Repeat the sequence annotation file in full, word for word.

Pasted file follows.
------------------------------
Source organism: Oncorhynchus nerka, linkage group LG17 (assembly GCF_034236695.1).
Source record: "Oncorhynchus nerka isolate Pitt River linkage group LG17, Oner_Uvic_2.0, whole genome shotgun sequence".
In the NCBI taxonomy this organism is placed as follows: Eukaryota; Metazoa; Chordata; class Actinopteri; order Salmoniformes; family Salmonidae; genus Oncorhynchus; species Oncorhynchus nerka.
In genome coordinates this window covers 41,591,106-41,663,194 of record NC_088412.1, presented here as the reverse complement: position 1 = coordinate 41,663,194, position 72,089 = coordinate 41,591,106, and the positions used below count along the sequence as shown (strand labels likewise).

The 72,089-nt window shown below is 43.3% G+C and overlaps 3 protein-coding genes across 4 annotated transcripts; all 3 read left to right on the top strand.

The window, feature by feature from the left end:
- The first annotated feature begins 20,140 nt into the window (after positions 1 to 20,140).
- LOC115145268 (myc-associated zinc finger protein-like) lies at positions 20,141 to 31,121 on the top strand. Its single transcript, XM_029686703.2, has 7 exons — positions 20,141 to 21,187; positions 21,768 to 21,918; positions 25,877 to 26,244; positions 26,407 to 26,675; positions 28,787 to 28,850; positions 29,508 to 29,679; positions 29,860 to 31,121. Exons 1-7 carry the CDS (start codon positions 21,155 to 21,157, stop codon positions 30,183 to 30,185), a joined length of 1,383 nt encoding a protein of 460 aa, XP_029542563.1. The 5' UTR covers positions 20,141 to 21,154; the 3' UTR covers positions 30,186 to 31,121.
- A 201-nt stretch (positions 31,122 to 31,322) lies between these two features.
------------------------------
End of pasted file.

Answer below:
Source organism: Oncorhynchus nerka, linkage group LG17 (assembly GCF_034236695.1).
Source record: "Oncorhynchus nerka isolate Pitt River linkage group LG17, Oner_Uvic_2.0, whole genome shotgun sequence".
In the NCBI taxonomy this organism is placed as follows: Eukaryota; Metazoa; Chordata; class Actinopteri; order Salmoniformes; family Salmonidae; genus Oncorhynchus; species Oncorhynchus nerka.
In genome coordinates this window covers 41,591,106-41,663,194 of record NC_088412.1, presented here as the reverse complement: position 1 = coordinate 41,663,194, position 72,089 = coordinate 41,591,106, and the positions used below count along the sequence as shown (strand labels likewise).

The 72,089-nt window shown below is 43.3% G+C and overlaps 3 protein-coding genes across 4 annotated transcripts; all 3 read left to right on the top strand.

The window, feature by feature from the left end:
- The first annotated feature begins 20,140 nt into the window (after positions 1 to 20,140).
- LOC115145268 (myc-associated zinc finger protein-like) lies at positions 20,141 to 31,121 on the top strand. Its single transcript, XM_029686703.2, has 7 exons — positions 20,141 to 21,187; positions 21,768 to 21,918; positions 25,877 to 26,244; positions 26,407 to 26,675; positions 28,787 to 28,850; positions 29,508 to 29,679; positions 29,860 to 31,121. Exons 1-7 carry the CDS (start codon positions 21,155 to 21,157, stop codon positions 30,183 to 30,185), a joined length of 1,383 nt encoding a protein of 460 aa, XP_029542563.1. The 5' UTR covers positions 20,141 to 21,154; the 3' UTR covers positions 30,186 to 31,121.
- A 201-nt stretch (positions 31,122 to 31,322) lies between these two features.